As early as 200 B.C. the Romans had how-to-grow directions for asparagus. They enjoyed it in season and were the first to preserve it by freezing. In the 1st Century fast chariots and runners took asparagus from the Tiber River area to the snowline of the Alps where it was kept for six months until the Feast of Epicurus. Roman emperors maintained special asparagus fleets to gather and carry the choicest spears to the empire. The characteristics of asparagus were so well-known to the ancients that Emperor Caesar Augustus described "haste" to his underlings as being "quicker than you can cook asparagus." (source link broken)

Asparagus is America's favorite spring vegetable. According to some historians, the first settlers found wild asparagus in America along sandy coastlines and riverbanks. The first domesticated asparagus were brought to the New World in 1672. Dutch cultivation began sometime in the 1700s in Massachusetts. One of Thomas Jefferson's gardens in Monticello was reserved for asparagus which he planted from seed in the late 1700s. Asparagus parties were part of the social fabric of New England during the late 1800's. On Long Island, where I grew up, these parties were quite popular. Here is an excerpt from the book Manners and Social Usages by Mrs. John M.E. Sherwood (1887.)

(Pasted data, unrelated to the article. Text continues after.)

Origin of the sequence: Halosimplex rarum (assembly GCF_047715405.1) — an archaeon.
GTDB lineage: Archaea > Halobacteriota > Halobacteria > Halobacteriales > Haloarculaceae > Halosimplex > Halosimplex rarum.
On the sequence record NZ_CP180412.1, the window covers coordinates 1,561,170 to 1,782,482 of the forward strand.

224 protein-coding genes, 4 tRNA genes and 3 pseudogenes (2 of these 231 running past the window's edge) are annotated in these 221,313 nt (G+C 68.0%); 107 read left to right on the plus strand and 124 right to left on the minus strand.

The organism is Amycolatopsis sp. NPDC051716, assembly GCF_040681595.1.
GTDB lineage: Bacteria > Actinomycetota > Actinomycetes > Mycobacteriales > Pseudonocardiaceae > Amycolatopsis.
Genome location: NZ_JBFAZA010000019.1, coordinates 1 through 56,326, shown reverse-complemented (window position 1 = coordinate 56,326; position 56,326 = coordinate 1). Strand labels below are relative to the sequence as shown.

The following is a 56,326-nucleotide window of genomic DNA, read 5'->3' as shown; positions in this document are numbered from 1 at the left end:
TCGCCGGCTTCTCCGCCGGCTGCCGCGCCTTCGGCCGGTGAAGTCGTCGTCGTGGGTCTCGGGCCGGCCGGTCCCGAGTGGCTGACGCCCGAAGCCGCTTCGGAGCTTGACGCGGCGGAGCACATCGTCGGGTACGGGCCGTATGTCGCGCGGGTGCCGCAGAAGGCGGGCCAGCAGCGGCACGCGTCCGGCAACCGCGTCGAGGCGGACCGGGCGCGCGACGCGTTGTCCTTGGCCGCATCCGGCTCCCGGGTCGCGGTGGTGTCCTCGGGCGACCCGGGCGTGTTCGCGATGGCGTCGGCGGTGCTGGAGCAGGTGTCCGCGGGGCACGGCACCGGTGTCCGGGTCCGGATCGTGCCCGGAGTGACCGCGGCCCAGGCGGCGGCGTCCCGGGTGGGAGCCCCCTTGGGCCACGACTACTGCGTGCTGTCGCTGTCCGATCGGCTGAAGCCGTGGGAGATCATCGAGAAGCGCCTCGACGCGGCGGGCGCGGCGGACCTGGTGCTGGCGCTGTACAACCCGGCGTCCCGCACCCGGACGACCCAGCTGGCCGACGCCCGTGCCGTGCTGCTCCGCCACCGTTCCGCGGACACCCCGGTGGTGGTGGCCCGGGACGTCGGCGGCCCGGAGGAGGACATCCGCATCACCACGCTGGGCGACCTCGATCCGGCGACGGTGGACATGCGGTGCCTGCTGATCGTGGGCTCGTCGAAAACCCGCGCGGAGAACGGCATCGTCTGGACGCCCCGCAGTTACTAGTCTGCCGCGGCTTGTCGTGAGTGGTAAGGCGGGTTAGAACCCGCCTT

The asparagus party is a sort of a long picnic, in which a party of friends join, and drive or ride out to some convenient inn where a good dinner can be served, with the advantage of the early vegetable cut directly from the ground. As Long Island is famous for its asparagus, these parties from New York generally select some convenient locality there, near enough to the city to be not too fatiguing a drive. source

The asparagus trade on Long Island was quite lucrative. It is hard to imagine that wild asparagus once ran rampant along the roadsides of Long Island. It was in such abundance, it was difficult to control the Asparagus Beetle which like the potato beetle attacked Long Island's asparagus crop. The growers did get control of the damaging insect and by the late 1860's the asparagus beetle was pretty much under control. In 1875, there was such an abundance of asparagus grown on Long Island that the Long Island Railroad added night train service to get them into New York city. (source PDF) Here's a little "tip" for you. Did you know, Asparagus made history in the United States during WWII when they were used in a highly unusual way to attract fish for food.

Asparagus is not just a succulent veggie, it played a role in WWII spying. The presence of powerful chemical attractants called mercaptants convinced the United States to include sprigs in spy kits, with instructions to eat the delicacy (which is high in Vitamin A) and urinate into the ocean, thereby allowing the mercaptants to attract fish, making them easier to catch. source